Try getting a child to stay still for up to an hour or more while lying flat in the long, narrow bore of a magnetic resonance imaging (MRI) machine amid frequent loud clicking noises – not likely without sedation. Now at The University of Arizona Medical Center, though, Diamond Children’s patients have done just that.
Granted, there’s a trick.
It comes in the form of new movie monitors recently installed that allow the children to watch their favorite videos without having to wear bulky goggles or deal with a grainy, wavy or lagging picture due to magnetic interference from the MRI itself.
“They’re very expensive but allow patients to watch the movie with headphones to listen to while they’re getting their MRI. For children, that’s wonderful. If you’ve ever noticed how kids watch TV, they kind of zone out,” which is ideal during a scan, said Dorothy Gilbertson-Dahdal, MD, medical director for pediatric radiology at UAMC.
To date, Diamond Children’s patients as young as age 3 successfully have completed scans using the equipment from Cambridge Research Systems.
“We put Toy Story in for him and the boy held still. He did it. He was literally sucking on a pacifier with the headphones on as he watched it,” said Brian LeBlanc, MRI technologist at the UAMC - University Campus MRI Laboratory. “That was totally unexpected. We had sedation lined up just in case.”
Normal movie monitors could not go in the room, due to interference that damages the monitor and counter interference that affects imaging quality. No unshielded electronics, debit or credit cards or cell phones are allowed. LeBlanc even has to take out his hearing aids before entering or they’ll be fried.
The two Cambridge BOLDscreen MR Safe LCD Display systems were purchased courtesy of generous donors to the hospital foundation. The cost – about $20,000 each – was about half that of a Cinemavision goggle system bought in 2012 and still installed on the middle of three MRI machines in the lab, confirmed Lori Throne, RN, UAMC director, Women & Children’s Services.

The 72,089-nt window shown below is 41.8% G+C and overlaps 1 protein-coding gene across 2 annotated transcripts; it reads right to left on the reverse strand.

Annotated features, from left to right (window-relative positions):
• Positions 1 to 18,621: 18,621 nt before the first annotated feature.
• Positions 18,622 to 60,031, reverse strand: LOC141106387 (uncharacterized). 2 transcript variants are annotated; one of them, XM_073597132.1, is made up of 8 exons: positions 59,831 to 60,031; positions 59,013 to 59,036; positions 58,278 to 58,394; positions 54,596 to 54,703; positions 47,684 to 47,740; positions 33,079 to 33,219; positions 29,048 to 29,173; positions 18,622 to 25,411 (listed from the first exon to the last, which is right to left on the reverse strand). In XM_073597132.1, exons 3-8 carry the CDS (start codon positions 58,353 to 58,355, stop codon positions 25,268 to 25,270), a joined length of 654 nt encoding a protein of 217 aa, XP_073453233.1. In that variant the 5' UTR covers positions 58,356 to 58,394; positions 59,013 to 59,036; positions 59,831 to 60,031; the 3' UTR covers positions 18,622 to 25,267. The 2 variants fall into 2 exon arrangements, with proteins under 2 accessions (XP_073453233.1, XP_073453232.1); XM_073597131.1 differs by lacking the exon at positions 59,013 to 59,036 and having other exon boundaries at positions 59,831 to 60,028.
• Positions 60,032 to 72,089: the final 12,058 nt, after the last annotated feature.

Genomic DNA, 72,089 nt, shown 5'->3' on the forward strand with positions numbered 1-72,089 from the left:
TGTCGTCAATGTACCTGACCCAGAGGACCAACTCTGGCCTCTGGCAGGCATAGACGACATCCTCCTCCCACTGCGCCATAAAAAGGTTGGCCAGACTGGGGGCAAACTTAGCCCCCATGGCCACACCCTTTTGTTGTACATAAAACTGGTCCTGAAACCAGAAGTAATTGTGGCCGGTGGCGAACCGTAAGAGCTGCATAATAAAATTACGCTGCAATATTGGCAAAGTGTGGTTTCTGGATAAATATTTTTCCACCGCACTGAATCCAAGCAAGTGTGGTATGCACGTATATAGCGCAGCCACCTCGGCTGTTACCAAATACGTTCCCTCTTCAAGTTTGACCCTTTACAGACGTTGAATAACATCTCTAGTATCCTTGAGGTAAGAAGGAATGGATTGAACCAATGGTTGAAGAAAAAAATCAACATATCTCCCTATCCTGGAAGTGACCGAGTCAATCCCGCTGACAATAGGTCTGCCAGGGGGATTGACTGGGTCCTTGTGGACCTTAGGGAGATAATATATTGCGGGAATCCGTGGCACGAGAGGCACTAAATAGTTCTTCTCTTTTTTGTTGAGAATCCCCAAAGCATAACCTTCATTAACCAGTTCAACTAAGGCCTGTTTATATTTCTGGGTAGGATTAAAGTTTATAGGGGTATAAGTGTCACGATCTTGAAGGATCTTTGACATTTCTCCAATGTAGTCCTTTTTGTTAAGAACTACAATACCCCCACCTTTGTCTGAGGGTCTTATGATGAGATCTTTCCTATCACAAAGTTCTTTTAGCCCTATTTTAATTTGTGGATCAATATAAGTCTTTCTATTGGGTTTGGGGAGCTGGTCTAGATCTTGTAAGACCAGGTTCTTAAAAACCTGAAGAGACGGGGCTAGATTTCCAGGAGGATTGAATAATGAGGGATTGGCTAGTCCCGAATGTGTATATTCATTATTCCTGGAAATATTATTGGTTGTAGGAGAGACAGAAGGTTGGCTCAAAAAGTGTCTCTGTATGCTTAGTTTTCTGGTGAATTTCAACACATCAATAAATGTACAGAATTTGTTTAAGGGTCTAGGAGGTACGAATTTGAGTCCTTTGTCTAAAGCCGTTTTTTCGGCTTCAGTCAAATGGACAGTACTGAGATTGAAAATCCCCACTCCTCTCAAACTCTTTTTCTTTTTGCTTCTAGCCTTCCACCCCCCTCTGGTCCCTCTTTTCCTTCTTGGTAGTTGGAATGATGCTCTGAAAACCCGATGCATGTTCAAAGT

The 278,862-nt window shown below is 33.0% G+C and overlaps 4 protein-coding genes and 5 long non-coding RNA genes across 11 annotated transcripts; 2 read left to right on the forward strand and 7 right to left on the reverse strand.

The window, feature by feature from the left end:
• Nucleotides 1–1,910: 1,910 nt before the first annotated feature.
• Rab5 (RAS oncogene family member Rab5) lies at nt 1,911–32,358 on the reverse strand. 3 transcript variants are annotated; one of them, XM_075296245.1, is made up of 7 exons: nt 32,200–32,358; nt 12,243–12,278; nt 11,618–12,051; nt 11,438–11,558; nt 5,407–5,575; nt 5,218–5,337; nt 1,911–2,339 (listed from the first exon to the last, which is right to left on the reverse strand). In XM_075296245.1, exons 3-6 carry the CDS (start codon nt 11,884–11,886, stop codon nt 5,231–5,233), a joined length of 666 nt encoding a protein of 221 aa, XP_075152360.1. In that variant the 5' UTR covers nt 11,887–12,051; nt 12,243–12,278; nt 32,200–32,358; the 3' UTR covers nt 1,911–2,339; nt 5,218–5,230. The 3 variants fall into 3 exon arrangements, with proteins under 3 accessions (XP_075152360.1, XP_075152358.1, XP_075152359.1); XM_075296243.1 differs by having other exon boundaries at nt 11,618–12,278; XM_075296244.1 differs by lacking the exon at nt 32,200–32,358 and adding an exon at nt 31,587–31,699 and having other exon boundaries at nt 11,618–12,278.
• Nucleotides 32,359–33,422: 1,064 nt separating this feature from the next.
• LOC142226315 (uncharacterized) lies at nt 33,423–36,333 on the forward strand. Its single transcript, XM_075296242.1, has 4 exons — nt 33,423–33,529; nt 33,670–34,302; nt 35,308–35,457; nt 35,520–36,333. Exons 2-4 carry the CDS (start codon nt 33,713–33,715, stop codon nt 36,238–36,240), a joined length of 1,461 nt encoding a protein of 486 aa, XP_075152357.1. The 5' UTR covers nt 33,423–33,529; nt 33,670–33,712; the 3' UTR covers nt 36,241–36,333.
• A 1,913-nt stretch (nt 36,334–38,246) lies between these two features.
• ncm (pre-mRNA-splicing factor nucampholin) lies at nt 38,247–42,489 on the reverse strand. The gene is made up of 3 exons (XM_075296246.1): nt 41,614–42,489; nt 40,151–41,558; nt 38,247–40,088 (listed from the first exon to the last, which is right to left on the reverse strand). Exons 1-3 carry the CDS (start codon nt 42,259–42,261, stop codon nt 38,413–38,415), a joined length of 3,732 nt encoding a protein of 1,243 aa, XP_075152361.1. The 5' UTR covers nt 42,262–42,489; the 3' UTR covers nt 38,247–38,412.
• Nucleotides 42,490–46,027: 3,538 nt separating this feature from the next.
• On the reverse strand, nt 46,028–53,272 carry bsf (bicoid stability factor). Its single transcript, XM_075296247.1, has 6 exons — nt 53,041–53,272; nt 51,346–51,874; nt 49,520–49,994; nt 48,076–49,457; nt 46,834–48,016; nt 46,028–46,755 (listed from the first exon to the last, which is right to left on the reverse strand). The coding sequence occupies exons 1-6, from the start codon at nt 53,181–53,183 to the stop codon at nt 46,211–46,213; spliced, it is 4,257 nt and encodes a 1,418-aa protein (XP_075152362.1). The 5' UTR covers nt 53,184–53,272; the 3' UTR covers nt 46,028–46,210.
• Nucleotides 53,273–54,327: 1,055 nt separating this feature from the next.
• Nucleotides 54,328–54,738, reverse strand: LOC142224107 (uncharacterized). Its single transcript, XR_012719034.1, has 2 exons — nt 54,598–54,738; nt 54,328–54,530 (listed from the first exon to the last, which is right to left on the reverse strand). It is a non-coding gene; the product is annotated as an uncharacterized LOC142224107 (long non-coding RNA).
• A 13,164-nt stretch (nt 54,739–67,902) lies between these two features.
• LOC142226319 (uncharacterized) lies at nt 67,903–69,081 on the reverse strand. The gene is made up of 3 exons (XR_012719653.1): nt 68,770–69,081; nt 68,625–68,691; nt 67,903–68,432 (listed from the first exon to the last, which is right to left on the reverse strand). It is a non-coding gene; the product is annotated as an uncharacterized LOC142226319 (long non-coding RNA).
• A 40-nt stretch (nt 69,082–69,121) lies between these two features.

“Any time we can avoid sedation for pediatric patients, it’s an opportunity to prevent the risk of untoward complications,” Throne said. “Children are easily distracted. This way, the child is relaxed during the MRI, so it’s one less hurdle.”
It enhances the experience for the patient as well as their parents, Throne added. “You are making memories for the child and, frankly, for the parents. They may say yes or no to an advanced procedure later based on their child’s experience now. It sets them up for that day and also for future encounters.”
Dr. Gilbertson-Dahdal noted goggles aren’t as successful with younger children who often don’t like something covering their face. They have to be cleaned between use and wear out more quickly, too. Both goggles and monitors are available for adult use also, but adults usually prefer to listen to music, she said.
One 6-year-old girl, with what turned out to be a benign growth, underwent a scan Dec. 12. She watched Despicable Me 2 on a mirror above her head that reflected the image of the movie from a monitor outside the MRI machine where her parents observed.
“O.K., once again, sweetie, take a big breath and hold it in,” the MRI technologist called through a microphone that allows him to talk to patients through their headphones. In the hour that it took for her scan, about 500 images were taken.
Preferring not to be named, the parents acknowledged relief at how simple and low-stress the process was. They brought the DVD, their daughter’s favorite, from home – but the lab has a small library of videos for kids to choose from to watch during scans.
Wearing pink striped pajamas, the young girl simply smiled shyly and tucked her head into her mother’s side.